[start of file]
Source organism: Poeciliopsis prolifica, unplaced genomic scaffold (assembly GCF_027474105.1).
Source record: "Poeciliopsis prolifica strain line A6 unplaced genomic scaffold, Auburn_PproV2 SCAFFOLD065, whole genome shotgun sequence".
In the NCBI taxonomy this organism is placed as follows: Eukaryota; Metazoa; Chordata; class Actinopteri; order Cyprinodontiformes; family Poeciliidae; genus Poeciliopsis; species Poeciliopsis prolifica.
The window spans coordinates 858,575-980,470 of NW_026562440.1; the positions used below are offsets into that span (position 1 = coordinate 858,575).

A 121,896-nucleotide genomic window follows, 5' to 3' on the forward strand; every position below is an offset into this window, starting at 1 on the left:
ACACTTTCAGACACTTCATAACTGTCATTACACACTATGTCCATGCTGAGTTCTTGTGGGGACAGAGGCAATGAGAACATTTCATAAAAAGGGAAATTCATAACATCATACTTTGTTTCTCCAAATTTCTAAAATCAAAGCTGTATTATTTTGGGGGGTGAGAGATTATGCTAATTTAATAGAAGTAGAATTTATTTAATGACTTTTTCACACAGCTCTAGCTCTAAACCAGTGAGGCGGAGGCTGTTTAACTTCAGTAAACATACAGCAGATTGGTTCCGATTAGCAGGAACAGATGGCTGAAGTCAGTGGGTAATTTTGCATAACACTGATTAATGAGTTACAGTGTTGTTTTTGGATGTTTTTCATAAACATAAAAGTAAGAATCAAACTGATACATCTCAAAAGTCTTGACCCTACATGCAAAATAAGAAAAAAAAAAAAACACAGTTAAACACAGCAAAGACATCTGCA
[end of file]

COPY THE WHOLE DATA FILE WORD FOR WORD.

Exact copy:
Source organism: Poeciliopsis prolifica, unplaced genomic scaffold (assembly GCF_027474105.1).
Source record: "Poeciliopsis prolifica strain line A6 unplaced genomic scaffold, Auburn_PproV2 SCAFFOLD065, whole genome shotgun sequence".
In the NCBI taxonomy this organism is placed as follows: Eukaryota; Metazoa; Chordata; class Actinopteri; order Cyprinodontiformes; family Poeciliidae; genus Poeciliopsis; species Poeciliopsis prolifica.
The window spans coordinates 858,575-980,470 of NW_026562440.1; the positions used below are offsets into that span (position 1 = coordinate 858,575).

A 121,896-nucleotide genomic window follows, 5' to 3' on the forward strand; every position below is an offset into this window, starting at 1 on the left:
ACACTTTCAGACACTTCATAACTGTCATTACACACTATGTCCATGCTGAGTTCTTGTGGGGACAGAGGCAATGAGAACATTTCATAAAAAGGGAAATTCATAACATCATACTTTGTTTCTCCAAATTTCTAAAATCAAAGCTGTATTATTTTGGGGGGTGAGAGATTATGCTAATTTAATAGAAGTAGAATTTATTTAATGACTTTTTCACACAGCTCTAGCTCTAAACCAGTGAGGCGGAGGCTGTTTAACTTCAGTAAACATACAGCAGATTGGTTCCGATTAGCAGGAACAGATGGCTGAAGTCAGTGGGTAATTTTGCATAACACTGATTAATGAGTTACAGTGTTGTTTTTGGATGTTTTTCATAAACATAAAAGTAAGAATCAAACTGATACATCTCAAAAGTCTTGACCCTACATGCAAAATAAGAAAAAAAAAAAAACACAGTTAAACACAGCAAAGACATCTGCA